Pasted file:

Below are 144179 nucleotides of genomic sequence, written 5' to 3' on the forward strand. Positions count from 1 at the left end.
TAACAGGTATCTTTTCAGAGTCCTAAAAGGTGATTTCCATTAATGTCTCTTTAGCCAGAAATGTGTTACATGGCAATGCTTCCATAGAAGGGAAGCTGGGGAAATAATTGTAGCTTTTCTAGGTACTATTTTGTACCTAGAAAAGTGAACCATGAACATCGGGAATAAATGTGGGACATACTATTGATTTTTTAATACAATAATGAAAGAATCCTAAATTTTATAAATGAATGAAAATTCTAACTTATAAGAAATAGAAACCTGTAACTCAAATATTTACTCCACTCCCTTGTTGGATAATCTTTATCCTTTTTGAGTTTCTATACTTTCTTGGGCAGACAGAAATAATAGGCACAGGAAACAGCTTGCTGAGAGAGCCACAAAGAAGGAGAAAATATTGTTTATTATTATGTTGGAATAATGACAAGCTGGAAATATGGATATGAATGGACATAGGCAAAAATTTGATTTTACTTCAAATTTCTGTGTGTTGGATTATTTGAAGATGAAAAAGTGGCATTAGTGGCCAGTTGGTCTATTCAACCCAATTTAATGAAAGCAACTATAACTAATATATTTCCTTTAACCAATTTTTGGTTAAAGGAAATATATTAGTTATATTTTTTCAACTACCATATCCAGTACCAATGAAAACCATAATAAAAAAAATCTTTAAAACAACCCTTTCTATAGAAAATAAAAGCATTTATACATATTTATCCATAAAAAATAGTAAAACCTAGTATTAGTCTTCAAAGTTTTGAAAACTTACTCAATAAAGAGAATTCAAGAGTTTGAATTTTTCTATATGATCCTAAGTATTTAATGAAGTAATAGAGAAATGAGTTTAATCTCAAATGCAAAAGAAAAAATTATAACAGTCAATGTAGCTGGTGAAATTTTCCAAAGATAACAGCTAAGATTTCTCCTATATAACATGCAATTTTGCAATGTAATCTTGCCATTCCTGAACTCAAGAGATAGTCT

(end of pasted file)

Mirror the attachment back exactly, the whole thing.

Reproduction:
Below are 144179 nucleotides of genomic sequence, written 5' to 3' on the forward strand. Positions count from 1 at the left end.
TAACAGGTATCTTTTCAGAGTCCTAAAAGGTGATTTCCATTAATGTCTCTTTAGCCAGAAATGTGTTACATGGCAATGCTTCCATAGAAGGGAAGCTGGGGAAATAATTGTAGCTTTTCTAGGTACTATTTTGTACCTAGAAAAGTGAACCATGAACATCGGGAATAAATGTGGGACATACTATTGATTTTTTAATACAATAATGAAAGAATCCTAAATTTTATAAATGAATGAAAATTCTAACTTATAAGAAATAGAAACCTGTAACTCAAATATTTACTCCACTCCCTTGTTGGATAATCTTTATCCTTTTTGAGTTTCTATACTTTCTTGGGCAGACAGAAATAATAGGCACAGGAAACAGCTTGCTGAGAGAGCCACAAAGAAGGAGAAAATATTGTTTATTATTATGTTGGAATAATGACAAGCTGGAAATATGGATATGAATGGACATAGGCAAAAATTTGATTTTACTTCAAATTTCTGTGTGTTGGATTATTTGAAGATGAAAAAGTGGCATTAGTGGCCAGTTGGTCTATTCAACCCAATTTAATGAAAGCAACTATAACTAATATATTTCCTTTAACCAATTTTTGGTTAAAGGAAATATATTAGTTATATTTTTTCAACTACCATATCCAGTACCAATGAAAACCATAATAAAAAAAATCTTTAAAACAACCCTTTCTATAGAAAATAAAAGCATTTATACATATTTATCCATAAAAAATAGTAAAACCTAGTATTAGTCTTCAAAGTTTTGAAAACTTACTCAATAAAGAGAATTCAAGAGTTTGAATTTTTCTATATGATCCTAAGTATTTAATGAAGTAATAGAGAAATGAGTTTAATCTCAAATGCAAAAGAAAAAATTATAACAGTCAATGTAGCTGGTGAAATTTTCCAAAGATAACAGCTAAGATTTCTCCTATATAACATGCAATTTTGCAATGTAATCTTGCCATTCCTGAACTCAAGAGATAGTCT